MIT’s Technology Review featured “Web Developers Get Real (Time)” (link here). Readers of my blog know my fascination with this development and my belief that there is a bright future for business and education models that incorporate real time data and communication.
A long held question of mine is why there aren’t more companies utilizing the power of real time. Sure, we can get facebook feeds and twitter tweets zapped as they are updated. But where are the meaningful (more so than social networking/entertainment) real time applications? I believe Jud Valeski, CEO of Grip, gets it right near the end of the linked article:
Jud Valeski, CEO of Gnip, says few developers or companies are set up to handle the torrent of data many Web services provide—they don’t have the bandwidth, storage, or real-time processing power. He agrees that new approaches are needed to handle these kinds of feeds. Gnip recently started selling access to filtered portions of Twitter’s real-time stream. Valeski says programmers can apply their own rules in turn to further refine the data and how it is handled. Better tools for handling this kind of data will be part of the next wave of big change on the Web, he predicts.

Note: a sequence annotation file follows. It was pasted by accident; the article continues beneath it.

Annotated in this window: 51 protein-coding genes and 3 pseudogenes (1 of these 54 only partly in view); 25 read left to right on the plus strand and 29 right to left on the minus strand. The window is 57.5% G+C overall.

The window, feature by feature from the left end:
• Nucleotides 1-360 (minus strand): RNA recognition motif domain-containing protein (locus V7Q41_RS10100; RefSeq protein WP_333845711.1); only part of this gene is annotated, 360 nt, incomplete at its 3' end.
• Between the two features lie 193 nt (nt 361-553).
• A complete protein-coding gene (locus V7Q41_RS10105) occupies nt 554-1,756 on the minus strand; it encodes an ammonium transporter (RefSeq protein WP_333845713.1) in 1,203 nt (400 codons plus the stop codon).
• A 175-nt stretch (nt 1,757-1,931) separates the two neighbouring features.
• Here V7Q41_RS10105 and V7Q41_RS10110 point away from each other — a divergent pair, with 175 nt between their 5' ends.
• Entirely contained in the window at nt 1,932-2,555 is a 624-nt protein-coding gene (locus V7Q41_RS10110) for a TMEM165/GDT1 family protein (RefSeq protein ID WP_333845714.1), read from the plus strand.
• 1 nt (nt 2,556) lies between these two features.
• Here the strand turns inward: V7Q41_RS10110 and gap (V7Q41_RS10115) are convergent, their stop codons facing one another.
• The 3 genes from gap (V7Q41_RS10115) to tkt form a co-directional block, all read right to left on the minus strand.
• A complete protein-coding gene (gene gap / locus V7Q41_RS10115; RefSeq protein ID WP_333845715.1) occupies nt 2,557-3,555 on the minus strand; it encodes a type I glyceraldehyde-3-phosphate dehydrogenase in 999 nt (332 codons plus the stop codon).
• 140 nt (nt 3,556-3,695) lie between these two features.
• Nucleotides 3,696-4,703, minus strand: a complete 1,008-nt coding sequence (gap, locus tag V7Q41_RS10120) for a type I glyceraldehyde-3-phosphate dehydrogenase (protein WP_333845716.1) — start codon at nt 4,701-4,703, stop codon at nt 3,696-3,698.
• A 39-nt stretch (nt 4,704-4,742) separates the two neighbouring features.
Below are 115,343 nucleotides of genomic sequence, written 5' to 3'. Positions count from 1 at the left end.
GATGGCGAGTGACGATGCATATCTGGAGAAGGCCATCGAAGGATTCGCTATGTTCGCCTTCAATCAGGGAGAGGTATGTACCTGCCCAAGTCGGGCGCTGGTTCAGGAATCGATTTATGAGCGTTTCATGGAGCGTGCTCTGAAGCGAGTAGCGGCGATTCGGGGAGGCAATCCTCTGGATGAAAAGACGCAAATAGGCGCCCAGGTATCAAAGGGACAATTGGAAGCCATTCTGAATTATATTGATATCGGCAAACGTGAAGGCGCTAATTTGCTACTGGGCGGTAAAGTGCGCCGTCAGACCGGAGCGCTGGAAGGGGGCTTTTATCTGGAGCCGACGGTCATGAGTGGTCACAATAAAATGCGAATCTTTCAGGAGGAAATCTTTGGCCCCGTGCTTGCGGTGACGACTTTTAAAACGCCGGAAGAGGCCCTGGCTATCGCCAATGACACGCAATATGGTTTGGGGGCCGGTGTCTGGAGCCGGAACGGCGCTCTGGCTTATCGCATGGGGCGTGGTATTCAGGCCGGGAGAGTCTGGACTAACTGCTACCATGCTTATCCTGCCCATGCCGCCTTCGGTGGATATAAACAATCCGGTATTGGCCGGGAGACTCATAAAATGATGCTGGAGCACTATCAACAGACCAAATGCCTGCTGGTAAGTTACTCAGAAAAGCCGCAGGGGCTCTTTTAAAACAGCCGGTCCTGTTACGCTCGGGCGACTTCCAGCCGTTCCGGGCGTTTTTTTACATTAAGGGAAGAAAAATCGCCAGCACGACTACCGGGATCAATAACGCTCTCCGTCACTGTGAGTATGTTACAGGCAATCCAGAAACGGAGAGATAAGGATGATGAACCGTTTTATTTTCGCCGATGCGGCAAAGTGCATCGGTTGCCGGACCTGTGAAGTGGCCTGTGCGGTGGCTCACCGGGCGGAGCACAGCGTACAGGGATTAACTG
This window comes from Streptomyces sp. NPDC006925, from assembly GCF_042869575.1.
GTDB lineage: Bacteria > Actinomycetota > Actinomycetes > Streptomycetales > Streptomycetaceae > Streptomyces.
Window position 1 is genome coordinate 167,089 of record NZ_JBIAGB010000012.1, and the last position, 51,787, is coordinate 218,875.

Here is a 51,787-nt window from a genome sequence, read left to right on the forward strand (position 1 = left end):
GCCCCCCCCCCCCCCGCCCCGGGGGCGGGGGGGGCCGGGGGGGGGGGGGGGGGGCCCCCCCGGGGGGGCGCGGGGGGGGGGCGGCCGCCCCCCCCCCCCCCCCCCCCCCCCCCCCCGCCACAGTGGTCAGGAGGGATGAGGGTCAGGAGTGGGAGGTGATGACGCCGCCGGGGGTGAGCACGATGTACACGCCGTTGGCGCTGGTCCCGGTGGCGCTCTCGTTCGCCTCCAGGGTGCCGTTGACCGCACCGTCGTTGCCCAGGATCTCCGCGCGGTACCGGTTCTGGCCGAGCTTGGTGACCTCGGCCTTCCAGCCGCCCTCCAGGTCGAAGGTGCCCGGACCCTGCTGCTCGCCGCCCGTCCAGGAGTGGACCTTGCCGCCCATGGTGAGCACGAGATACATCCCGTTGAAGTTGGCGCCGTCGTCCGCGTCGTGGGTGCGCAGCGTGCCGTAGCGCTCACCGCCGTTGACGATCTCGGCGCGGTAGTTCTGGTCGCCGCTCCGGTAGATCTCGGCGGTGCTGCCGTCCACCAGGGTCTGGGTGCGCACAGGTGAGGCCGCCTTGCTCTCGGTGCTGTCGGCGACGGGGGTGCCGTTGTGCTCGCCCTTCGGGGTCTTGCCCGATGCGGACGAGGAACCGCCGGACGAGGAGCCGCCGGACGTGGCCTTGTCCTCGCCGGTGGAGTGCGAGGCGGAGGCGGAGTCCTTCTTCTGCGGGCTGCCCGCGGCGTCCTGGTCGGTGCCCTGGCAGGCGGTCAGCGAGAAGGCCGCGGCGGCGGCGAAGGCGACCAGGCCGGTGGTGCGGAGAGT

Imagine the usefulness of real time applications between patient and clinic or trainer and student once these new data handling tools emerge and the necessary infrastructure becomes available and affordable.